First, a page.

New Lunch Menu Piloted at Jeremy Ranch Elementary

Students attending Jeremy Ranch Elementary will get the chance to taste 24 new lunch items during the month of October. The school is piloting the district’s new menu that provides healthier options for students.

The new menu officially kicks off Monday, Oct. 1, during lunch that is served from 11 to 12:30 p.m. The menu will feature  roasted chicken thigh’s with homemade barbecue sauce, homemade potato salad, Kodiak Cakes cornbread, a salad bar featuring fresh fruits and vegetables, freshly prepared sandwiches, and a hummus and pita plate. Student, parents, and staff are invited Monday to try the new menu items for themselves. (Student meals are $2.25 and adult meals are $3.50.)

R.J. Owen, director of Child Nutrition Services, said the menu items will feature more scratch cooking and more offerings of fruits and vegetables. “Every day we will serve 2-3 fruit and 5-6 vegetable options during lunch. The district’s goal is to make Park City School District a leader in the field of school nutrition.”

Owen also said the benefits of school lunch include: prepared hot meals, nutritionally balanced meals, and improved attendance and test scores through a healthier diet.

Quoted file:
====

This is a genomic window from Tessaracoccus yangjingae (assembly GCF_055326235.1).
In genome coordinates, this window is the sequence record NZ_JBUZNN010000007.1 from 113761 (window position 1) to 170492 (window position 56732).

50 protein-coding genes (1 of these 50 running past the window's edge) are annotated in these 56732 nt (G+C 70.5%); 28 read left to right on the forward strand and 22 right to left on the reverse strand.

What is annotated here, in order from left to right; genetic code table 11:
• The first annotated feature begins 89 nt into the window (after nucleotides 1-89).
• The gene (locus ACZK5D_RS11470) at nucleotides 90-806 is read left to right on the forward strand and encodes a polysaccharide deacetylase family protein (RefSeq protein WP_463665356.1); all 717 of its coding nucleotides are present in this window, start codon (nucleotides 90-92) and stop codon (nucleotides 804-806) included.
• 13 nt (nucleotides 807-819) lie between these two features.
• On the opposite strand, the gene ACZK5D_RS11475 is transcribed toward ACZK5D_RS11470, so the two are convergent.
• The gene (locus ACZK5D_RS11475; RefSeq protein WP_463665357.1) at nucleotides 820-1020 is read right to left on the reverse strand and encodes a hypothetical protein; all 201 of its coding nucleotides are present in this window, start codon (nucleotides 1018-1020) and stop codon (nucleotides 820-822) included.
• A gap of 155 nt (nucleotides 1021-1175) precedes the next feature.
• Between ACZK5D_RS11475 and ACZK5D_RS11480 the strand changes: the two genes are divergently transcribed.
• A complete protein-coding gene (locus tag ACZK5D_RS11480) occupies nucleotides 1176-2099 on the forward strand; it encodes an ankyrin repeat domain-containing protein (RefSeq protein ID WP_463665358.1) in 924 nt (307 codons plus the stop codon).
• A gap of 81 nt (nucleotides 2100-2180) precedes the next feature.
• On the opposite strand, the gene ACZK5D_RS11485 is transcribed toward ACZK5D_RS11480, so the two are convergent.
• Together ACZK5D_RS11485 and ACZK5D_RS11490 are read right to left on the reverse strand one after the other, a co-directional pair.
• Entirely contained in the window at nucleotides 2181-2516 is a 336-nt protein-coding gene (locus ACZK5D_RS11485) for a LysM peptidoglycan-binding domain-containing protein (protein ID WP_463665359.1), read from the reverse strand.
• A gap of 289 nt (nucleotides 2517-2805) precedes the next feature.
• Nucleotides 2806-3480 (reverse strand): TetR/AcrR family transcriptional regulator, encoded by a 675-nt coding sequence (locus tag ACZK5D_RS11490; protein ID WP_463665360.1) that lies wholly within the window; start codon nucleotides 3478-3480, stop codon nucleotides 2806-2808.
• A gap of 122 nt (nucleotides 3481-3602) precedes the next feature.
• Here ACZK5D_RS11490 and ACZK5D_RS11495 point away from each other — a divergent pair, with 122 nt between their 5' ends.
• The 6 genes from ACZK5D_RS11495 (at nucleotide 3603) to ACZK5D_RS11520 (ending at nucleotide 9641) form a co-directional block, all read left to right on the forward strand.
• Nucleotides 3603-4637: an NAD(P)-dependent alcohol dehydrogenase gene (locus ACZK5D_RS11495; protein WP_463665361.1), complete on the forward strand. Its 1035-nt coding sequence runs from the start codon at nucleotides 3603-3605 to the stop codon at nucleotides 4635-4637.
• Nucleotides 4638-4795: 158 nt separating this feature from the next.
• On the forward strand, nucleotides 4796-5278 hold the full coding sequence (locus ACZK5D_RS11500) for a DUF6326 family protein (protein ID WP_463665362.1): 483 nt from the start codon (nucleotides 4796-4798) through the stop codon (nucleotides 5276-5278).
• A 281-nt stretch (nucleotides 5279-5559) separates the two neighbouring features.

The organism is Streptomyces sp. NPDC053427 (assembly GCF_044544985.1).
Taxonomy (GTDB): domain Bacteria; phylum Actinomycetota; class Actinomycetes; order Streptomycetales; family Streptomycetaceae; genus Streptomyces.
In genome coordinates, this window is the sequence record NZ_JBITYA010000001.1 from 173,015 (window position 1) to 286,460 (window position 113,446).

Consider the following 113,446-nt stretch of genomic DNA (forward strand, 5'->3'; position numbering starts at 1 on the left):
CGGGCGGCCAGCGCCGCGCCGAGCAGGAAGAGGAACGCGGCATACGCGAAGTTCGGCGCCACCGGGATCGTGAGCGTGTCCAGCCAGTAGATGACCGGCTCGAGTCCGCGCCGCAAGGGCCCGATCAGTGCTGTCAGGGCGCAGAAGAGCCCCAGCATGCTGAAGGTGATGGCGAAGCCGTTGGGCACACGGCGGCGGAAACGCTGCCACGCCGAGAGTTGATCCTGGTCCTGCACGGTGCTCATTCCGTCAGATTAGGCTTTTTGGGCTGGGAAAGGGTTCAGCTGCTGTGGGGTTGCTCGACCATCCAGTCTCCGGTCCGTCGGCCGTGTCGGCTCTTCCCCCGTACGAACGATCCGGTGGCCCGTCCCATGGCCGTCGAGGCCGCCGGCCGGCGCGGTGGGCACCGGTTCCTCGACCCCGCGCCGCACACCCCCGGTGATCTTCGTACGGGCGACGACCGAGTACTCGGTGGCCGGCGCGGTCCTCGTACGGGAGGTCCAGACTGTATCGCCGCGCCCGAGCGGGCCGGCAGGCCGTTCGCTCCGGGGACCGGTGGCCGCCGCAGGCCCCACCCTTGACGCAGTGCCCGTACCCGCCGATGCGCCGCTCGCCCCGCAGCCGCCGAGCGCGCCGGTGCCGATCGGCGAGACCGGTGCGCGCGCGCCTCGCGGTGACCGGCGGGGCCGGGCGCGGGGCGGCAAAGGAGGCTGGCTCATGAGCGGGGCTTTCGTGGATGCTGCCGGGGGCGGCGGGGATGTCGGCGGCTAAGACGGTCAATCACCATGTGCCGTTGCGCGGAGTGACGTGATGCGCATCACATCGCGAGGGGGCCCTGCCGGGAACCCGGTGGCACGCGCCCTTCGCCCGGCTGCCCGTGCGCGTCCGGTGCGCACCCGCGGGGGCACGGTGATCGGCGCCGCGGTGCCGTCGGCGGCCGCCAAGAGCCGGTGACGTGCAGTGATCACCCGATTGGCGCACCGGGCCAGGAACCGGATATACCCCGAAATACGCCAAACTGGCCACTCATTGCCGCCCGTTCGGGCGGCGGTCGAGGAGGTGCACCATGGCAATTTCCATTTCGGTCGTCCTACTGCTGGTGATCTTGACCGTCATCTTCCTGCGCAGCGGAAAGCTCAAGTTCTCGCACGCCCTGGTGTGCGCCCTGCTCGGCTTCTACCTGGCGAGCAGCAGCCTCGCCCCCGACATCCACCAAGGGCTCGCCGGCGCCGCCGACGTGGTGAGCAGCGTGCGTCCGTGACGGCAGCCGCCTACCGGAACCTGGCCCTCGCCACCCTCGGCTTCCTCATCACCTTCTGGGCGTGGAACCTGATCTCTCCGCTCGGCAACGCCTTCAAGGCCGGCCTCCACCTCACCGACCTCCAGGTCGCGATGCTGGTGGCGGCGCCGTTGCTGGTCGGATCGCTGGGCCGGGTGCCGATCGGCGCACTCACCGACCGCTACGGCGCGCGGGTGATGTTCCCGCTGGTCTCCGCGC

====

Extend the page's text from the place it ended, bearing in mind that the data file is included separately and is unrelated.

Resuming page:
Adding healthier options to the menu is expensive, Owen said, but can be sustainable over time if the district increases the number of students participating in the breakfast and lunch programs. He invites students to try school lunch, especially in October when new items are being featured.

Some of the homemade items that will be piloted at Jeremy Ranch Elementary in October include: Hawaiian chicken and fresh vegetable stir fry, cheesy chicken pasta with basil, fresh roasted flatbread, sesame noodles with chicken and fresh vegetables, and shredded pork tacos.

Click here to view the October lunch menu at Jeremy Ranch Elementary.

PCSD Nurses Remind Parents When Sick Students Should Stay Home

In an effort to control the spread of infectious diseases at school and allow students to be available for learning, Park City School District nurses want  parents and guardians to follow district guidelines when deciding whether or not to send students to school.

“Every effort is being made in the school setting to properly clean and sanitize our students’ work and play areas, but the best defense is prevention,” said District Nurse Suzanne Tanner.

Students should remain home from school for the following reasons:

–Any temperature greater than 100 degrees. Children should be fever free, without fever reducing medications for 24 hours prior to returning to school.

–Vomiting and/or diarrhea require that the student remain home until 24 hours after the symptoms have subsided without medication.

–If your child has a heavy, moist productive cough, chest congestion, or discolored nasal drainage.